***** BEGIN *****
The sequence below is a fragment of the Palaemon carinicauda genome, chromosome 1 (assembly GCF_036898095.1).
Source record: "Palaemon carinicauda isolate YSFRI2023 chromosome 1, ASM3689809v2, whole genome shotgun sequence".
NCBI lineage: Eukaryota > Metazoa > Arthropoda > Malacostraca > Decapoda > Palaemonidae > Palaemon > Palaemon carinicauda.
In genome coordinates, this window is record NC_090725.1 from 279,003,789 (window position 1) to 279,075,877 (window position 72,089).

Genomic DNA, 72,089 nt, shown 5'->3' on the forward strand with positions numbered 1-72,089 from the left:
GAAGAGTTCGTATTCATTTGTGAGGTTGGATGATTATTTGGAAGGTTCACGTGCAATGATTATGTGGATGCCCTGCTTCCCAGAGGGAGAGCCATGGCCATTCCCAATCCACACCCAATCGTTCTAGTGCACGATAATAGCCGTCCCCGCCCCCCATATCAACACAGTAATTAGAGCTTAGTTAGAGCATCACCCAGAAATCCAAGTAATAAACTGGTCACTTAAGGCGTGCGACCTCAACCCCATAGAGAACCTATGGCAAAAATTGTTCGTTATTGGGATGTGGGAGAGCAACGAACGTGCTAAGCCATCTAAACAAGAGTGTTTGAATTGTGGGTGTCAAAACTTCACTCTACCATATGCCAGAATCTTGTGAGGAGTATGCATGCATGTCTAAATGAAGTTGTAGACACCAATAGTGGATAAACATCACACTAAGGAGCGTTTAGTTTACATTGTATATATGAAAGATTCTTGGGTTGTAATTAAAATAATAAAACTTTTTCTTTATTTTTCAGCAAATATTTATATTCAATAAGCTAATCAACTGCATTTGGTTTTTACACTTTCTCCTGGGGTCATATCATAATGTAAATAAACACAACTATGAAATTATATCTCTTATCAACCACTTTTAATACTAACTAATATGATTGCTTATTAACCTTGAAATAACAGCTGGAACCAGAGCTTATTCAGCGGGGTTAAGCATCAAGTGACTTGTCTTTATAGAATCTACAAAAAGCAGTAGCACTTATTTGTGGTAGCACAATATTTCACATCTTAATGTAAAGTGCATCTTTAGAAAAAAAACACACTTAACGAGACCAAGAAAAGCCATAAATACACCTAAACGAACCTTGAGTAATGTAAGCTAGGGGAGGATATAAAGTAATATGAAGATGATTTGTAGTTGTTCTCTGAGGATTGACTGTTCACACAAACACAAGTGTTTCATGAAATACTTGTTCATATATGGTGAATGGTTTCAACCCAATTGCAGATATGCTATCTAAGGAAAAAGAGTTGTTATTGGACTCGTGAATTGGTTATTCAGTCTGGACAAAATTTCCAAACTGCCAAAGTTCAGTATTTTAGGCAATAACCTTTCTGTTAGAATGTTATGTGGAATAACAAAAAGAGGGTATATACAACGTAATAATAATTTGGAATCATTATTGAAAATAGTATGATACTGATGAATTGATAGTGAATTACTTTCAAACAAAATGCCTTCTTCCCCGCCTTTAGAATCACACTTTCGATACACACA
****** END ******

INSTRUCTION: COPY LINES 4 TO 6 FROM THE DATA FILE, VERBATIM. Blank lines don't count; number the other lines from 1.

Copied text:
In genome coordinates, this window is record NC_090725.1 from 279,003,789 (window position 1) to 279,075,877 (window position 72,089).

Genomic DNA, 72,089 nt, shown 5'->3' on the forward strand with positions numbered 1-72,089 from the left:
GAAGAGTTCGTATTCATTTGTGAGGTTGGATGATTATTTGGAAGGTTCACGTGCAATGATTATGTGGATGCCCTGCTTCCCAGAGGGAGAGCCATGGCCATTCCCAATCCACACCCAATCGTTCTAGTGCACGATAATAGCCGTCCCCGCCCCCCATATCAACACAGTAATTAGAGCTTAGTTAGAGCATCACCCAGAAATCCAAGTAATAAACTGGTCACTTAAGGCGTGCGACCTCAACCCCATAGAGAACCTATGGCAAAAATTGTTCGTTATTGGGATGTGGGAGAGCAACGAACGTGCTAAGCCATCTAAACAAGAGTGTTTGAATTGTGGGTGTCAAAACTTCACTCTACCATATGCCAGAATCTTGTGAGGAGTATGCATGCATGTCTAAATGAAGTTGTAGACACCAATAGTGGATAAACATCACACTAAGGAGCGTTTAGTTTACATTGTATATATGAAAGATTCTTGGGTTGTAATTAAAATAATAAAACTTTTTCTTTATTTTTCAGCAAATATTTATATTCAATAAGCTAATCAACTGCATTTGGTTTTTACACTTTCTCCTGGGGTCATATCATAATGTAAATAAACACAACTATGAAATTATATCTCTTATCAACCACTTTTAATACTAACTAATATGATTGCTTATTAACCTTGAAATAACAGCTGGAACCAGAGCTTATTCAGCGGGGTTAAGCATCAAGTGACTTGTCTTTATAGAATCTACAAAAAGCAGTAGCACTTATTTGTGGTAGCACAATATTTCACATCTTAATGTAAAGTGCATCTTTAGAAAAAAAACACACTTAACGAGACCAAGAAAAGCCATAAATACACCTAAACGAACCTTGAGTAATGTAAGCTAGGGGAGGATATAAAGTAATATGAAGATGATTTGTAGTTGTTCTCTGAGGATTGACTGTTCACACAAACACAAGTGTTTCATGAAATACTTGTTCATATATGGTGAATGGTTTCAACCCAATTGCAGATATGCTATCTAAGGAAAAAGAGTTGTTATTGGACTCGTGAATTGGTTATTCAGTCTGGACAAAATTTCCAAACTGCCAAAGTTCAGTATTTTAGGCAATAACCTTTCTGTTAGAATGTTATGTGGAATAACAAAAAGAGGGTATATACAACGTAATAATAATTTGGAATCATTATTGAAAATAGTATGATACTGATGAATTGATAGTGAATTACTTTCAAACAAAATGCCTTCTTCCCCGCCTTTAGAATCACACTTTCGATACACACA